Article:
FBI Special Counsel Robert Mueller announced the indictments of 13 Russian nationals for “promoting discord” in US politics during the 2016 election.
The only problem: left-leaning publications Buzzfeed and The Atlantic already extensively reported on the troll group years ago.
According to the indictment, the 13 Russians worked for several companies, including a “troll farm” based in St. Petersburg called the Internet Research Agency, which operated both pro- and anti-Trump social media accounts, as well as accounts favorable to Black Lives Matter and Bernie Sanders.
“The indictment charges all of the defendants with conspiracy to defraud the United States, three defendants with conspiracy to commit wire fraud and bank fraud, and five defendants with aggravated identity theft,” special counsel spokesman Peter Carr said in a statement.
However, a 2014 report from Buzzfeed shows that not only was this troll group’s activities known, they were also fairly transparent about what they were doing.
“Russia’s campaign to shape international opinion around its invasion of Ukraine has extended to recruiting and training a new cadre of online trolls that have been deployed to spread the Kremlin’s message on the comments section of top American websites,” wrote Max Seddon.
“The bizarre hive of social media activity appears to be part of a two-pronged Kremlin campaign to claim control over the internet, launching a million-dollar army of trolls to mold American public opinion as it cracks down on internet freedom at home.”
The article goes on to outline exactly how the scheme worked:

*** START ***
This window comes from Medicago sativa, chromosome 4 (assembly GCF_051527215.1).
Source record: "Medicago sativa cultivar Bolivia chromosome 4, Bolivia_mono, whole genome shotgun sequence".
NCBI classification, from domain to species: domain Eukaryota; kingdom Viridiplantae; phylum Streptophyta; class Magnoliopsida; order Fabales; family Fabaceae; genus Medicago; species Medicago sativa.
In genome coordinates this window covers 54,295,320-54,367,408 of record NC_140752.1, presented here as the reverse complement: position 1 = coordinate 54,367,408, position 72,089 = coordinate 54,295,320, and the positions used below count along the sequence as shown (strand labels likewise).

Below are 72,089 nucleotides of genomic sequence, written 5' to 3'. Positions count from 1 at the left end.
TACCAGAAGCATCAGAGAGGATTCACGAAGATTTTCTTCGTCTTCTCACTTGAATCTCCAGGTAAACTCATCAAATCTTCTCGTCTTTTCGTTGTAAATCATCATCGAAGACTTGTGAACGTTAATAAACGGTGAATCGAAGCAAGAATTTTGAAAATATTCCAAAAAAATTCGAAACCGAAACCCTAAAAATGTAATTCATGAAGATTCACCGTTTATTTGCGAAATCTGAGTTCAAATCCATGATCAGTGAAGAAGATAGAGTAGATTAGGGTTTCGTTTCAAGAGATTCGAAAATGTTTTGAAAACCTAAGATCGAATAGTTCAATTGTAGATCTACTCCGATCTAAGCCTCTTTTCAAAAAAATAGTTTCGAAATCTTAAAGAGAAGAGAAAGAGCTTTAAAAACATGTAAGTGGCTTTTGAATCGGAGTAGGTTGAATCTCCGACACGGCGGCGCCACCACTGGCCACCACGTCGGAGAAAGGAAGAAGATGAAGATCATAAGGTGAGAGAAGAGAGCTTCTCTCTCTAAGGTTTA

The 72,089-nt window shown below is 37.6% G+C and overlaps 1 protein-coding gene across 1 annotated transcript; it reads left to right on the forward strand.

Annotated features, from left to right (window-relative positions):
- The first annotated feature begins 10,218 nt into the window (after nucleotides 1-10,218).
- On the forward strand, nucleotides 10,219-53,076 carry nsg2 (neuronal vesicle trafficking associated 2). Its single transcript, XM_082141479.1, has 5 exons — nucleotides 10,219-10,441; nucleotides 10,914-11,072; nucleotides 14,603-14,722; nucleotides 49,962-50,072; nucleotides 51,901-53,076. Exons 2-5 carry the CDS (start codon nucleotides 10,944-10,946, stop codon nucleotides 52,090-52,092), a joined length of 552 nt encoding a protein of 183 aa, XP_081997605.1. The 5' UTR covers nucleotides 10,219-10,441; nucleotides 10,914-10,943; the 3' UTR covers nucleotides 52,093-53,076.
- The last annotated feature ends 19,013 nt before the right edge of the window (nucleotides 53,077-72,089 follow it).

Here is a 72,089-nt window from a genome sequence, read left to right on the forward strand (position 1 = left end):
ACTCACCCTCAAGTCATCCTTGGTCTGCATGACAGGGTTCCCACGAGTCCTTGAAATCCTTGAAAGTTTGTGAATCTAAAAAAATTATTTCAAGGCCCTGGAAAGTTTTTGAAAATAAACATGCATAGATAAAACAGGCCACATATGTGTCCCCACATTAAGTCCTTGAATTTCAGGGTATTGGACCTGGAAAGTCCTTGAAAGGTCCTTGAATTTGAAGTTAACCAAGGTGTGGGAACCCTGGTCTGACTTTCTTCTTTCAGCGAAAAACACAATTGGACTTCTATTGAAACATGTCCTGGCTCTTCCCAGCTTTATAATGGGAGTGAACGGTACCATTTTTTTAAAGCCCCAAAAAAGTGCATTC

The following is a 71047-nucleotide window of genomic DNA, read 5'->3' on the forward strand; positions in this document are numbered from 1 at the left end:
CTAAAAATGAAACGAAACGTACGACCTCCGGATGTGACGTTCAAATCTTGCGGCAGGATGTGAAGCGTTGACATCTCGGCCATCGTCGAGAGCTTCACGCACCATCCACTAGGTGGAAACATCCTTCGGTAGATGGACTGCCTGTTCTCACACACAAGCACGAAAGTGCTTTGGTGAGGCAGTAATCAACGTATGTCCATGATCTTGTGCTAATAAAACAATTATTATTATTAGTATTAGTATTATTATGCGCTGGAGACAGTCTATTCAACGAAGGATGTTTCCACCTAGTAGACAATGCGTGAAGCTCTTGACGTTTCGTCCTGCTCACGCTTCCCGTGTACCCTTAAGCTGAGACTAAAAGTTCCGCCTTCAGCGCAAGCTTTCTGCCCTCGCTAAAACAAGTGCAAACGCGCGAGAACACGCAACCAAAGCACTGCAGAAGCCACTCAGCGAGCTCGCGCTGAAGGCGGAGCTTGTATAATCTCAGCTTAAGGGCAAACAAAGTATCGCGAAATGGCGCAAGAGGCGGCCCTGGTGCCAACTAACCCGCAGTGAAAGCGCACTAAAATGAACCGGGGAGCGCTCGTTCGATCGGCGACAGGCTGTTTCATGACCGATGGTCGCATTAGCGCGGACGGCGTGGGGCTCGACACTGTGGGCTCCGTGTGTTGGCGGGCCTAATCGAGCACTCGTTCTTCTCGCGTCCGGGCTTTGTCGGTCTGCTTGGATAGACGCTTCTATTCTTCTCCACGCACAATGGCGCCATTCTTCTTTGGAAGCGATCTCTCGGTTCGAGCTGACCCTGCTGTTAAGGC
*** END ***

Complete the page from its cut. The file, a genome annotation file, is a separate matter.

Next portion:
“The documents show instructions provided to the commenters that detail the workload expected of them. On an average working day, the Russians are to post on news articles 50 times. Each blogger is to maintain six Facebook accounts publishing at least three posts a day and discussing the news in groups at least twice a day,” he added. “By the end of the first month, they are expected to have won 500 subscribers and get at least five posts on each item a day. On Twitter, the bloggers are expected to manage 10 accounts with up to 2,000 followers and tweet 50 times a day.”
A 2013 article from The Atlantic reveals the same scheme by Russian trolls to influence U.S. opinion on a number of issues.
“A Russian journalist who visited one such comment-mill, the St. Petersburg Internet Research Agency, met with a coordinator who said the job was not unlike writing copy for a hair dryer: ‘The only difference is that this hair dryer is a political one,'” wrote Olga Khazan.
“The effect created by such Internet trolls is not very big, but they manage to make certain forums meaningless because people stop commenting on the articles when these trolls sit there and constantly create an aggressive, hostile atmosphere toward those whom they don’t like. These include commentary systems on the web sites of every major media outlet in the city that the trolls began to occupy a long time ago and react to certain news with torrents of mud and abuse. This makes it meaningless for a reasonable person to comment on anything there,” said opposition activist Vladimir Volokhonsky.
Has the FBI really been out of the loop on this issue since 2014? Don’t bet on it.
More likely, the bureau is trying to save face on their phony Russia investigation because they know it’s a dead-end but must show they’ve been doing something (other than colluding against Trump) since the Russia collusion probe was launched over a year ago.
It’s worth noting that none of the 13 Russians have been arrested, and won’t likely face a U.S. courtroom unless extradited by the Russian government.
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